Timely piece, Susan, with good, thoughtful points all. I guess I’m part of that old guard–as much of a tech junkie as I am, I still love the low-tech feeling of cracking open a printed book. That said, I welcome eBooks as another book design opportunity, tho’ slowly, because I still think the tools need to mature a bit yet for top-notch typography to be the common reality.

    I see where website typography has improved. There’ a lot less of the wordspacing that you can drive a truck thru. Perhaps that’s because web typography uses an awful lot of ragged right settings. I’m convinced that, at this point, ragged right is the best way to go with eBooks.

    I’m looking forward to two eBook projects from two print books. The first is an 1,100-page novel recently completed and the second of a kind of spiritual growth memoir about half the size of the novel. I’m still working on the layout of the print version of the latter book. While I don’t exactly plan to redesign either of these books for their e-versions, I also don’t plan to simply repurpose the files I created for print. Again, because of the tools currently available, I don’t think we can simply convert print versions to eBook formats. Not if we want to maintain the sense that eBooks still maintain some of the “artiness” of dead tree books.

    Reply

    Susan Daffron February 7, 2011 at 10:54 am

    Hi Stephen…it’s great to find you here. Thanks for commenting. Your phrase, “wordspacing you can drive a truck through” cracked me up. So true!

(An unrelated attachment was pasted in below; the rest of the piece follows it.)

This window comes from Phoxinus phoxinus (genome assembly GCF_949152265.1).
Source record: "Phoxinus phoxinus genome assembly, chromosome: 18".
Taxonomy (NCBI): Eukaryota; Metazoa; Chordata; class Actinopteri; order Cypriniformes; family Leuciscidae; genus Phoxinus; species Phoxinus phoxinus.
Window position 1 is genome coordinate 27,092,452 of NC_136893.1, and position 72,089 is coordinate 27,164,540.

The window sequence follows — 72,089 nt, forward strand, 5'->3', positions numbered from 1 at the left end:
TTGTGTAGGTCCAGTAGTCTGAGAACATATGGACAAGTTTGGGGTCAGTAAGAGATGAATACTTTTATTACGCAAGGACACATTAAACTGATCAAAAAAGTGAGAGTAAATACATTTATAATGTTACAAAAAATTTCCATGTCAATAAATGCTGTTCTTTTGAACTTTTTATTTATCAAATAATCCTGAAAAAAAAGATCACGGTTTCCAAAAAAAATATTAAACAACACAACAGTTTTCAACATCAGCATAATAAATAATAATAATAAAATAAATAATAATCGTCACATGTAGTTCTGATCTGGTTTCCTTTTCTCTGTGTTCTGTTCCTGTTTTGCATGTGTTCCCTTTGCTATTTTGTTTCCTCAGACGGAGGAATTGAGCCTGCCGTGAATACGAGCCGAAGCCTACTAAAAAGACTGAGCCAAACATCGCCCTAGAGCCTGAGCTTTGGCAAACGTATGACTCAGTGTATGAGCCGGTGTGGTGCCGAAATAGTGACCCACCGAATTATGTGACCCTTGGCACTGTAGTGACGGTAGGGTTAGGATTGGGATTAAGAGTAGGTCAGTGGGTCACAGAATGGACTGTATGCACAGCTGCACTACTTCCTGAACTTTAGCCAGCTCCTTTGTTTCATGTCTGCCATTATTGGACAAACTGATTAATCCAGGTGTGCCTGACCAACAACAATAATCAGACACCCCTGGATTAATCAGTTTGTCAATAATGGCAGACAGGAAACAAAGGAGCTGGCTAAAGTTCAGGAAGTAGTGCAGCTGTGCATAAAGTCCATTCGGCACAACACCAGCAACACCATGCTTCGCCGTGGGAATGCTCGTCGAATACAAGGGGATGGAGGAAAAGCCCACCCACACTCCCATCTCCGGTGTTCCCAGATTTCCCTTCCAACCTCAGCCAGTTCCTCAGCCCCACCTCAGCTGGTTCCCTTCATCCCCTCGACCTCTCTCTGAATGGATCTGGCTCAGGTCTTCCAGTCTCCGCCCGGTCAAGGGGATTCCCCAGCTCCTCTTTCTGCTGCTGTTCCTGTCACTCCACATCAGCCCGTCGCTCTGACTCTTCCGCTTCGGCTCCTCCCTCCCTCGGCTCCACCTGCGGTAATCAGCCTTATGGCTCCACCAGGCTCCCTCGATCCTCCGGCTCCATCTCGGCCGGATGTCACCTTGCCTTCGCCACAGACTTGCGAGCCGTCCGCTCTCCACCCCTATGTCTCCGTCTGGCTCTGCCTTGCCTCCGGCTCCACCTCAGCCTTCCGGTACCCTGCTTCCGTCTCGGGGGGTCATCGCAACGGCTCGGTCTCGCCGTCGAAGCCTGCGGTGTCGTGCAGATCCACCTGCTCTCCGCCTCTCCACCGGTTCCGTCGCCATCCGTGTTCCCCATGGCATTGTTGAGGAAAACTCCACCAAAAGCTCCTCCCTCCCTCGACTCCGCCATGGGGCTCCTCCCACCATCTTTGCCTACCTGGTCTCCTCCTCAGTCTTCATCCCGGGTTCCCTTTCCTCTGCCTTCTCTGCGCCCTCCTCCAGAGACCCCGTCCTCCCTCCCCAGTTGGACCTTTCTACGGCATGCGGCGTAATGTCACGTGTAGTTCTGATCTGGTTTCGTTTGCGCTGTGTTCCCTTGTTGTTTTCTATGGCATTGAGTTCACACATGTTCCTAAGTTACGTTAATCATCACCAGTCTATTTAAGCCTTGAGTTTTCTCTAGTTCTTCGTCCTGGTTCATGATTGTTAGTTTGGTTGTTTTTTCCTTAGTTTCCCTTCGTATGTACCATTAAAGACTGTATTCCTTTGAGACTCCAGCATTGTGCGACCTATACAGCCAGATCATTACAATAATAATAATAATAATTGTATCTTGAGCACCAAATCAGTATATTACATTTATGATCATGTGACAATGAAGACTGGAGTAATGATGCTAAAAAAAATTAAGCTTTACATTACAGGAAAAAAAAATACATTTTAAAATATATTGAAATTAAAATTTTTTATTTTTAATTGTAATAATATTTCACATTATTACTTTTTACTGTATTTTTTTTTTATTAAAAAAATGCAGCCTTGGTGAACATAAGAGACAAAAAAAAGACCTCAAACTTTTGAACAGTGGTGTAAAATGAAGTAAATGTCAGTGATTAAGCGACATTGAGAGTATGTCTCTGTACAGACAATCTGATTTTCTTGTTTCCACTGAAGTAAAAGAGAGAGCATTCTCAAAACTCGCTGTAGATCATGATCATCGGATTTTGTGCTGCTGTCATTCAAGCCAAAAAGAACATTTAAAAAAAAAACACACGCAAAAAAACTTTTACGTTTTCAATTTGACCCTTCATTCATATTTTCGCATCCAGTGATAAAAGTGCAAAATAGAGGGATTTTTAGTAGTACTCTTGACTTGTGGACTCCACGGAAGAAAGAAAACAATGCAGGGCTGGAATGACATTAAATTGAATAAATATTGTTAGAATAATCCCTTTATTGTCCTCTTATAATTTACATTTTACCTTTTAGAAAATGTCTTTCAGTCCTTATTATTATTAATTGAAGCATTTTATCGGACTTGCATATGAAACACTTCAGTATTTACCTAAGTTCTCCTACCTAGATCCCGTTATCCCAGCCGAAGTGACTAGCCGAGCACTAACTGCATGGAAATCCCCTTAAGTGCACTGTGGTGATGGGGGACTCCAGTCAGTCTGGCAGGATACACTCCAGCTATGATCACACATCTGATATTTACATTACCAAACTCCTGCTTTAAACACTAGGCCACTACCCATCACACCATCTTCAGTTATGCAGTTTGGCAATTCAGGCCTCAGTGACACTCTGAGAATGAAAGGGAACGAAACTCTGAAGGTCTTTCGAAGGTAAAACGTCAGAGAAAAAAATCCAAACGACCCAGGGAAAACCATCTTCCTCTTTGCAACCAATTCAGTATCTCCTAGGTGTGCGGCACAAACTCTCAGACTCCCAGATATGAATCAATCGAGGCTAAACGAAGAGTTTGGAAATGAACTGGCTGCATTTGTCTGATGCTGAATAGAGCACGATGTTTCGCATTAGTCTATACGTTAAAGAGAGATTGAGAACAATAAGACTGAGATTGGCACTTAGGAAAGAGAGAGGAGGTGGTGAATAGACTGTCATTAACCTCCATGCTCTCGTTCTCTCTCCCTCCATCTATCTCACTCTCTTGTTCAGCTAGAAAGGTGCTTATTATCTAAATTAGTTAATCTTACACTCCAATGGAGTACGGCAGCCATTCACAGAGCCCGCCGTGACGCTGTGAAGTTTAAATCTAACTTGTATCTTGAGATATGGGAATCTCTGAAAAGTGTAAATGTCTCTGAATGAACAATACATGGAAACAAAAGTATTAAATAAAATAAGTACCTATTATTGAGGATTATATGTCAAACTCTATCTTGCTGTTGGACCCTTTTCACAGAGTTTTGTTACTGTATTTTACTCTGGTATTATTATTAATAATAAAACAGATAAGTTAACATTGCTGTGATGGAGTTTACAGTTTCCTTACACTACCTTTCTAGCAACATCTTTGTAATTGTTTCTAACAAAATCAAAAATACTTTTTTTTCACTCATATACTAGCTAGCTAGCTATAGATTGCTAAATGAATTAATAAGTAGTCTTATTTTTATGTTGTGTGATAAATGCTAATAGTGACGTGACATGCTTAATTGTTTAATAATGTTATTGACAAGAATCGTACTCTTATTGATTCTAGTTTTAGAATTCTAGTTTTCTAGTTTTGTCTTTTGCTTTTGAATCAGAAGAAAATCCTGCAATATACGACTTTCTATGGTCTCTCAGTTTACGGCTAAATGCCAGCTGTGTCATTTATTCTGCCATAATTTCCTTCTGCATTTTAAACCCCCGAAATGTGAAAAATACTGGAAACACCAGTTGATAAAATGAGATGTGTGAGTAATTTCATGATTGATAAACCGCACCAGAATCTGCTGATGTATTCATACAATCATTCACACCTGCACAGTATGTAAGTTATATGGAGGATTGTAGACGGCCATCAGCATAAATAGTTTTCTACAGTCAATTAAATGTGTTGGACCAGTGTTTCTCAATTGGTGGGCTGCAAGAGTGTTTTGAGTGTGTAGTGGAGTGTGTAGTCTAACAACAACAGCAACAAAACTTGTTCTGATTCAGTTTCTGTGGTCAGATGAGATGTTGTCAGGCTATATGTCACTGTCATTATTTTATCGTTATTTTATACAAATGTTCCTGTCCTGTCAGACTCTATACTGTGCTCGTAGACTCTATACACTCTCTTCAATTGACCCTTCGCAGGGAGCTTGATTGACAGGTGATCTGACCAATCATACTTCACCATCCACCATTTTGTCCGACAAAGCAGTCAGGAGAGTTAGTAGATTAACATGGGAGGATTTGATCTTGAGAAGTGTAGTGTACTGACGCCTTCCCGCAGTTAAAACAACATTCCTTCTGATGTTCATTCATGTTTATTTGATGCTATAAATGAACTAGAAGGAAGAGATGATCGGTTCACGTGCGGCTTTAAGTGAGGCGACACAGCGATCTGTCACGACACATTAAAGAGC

I agree that to create good ebooks, we have to be creative. It’s just we have to be creative in somewhat different ways.

    Moving from print to Web forced me to reevaluate how content was presented. Ebooks will force us to reexamine our content yet again.

    Interestingly, at the most basic level, some things are similar. CSS is conceptually the same as a document style sheet, for example. And HTML is conceptually similar to old markup languages. I’ve found that understanding some of the underlying concepts makes the new stuff easier to learn. It’s not like we have to chuck everything we ever knew ;-)

    Reply

    Susan Daffron February 4, 2011 at 11:21 am

    @martha – Me too! I love taking it from idea all the way through to completion. Control freak? Me? Okay, maybe a little ;-)

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    martha hart February 4, 2011 at 2:45 pm

    @Susan… we’re “detail oriented” …. oh yes we are!

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    martha hart February 4, 2011 at 11:10 am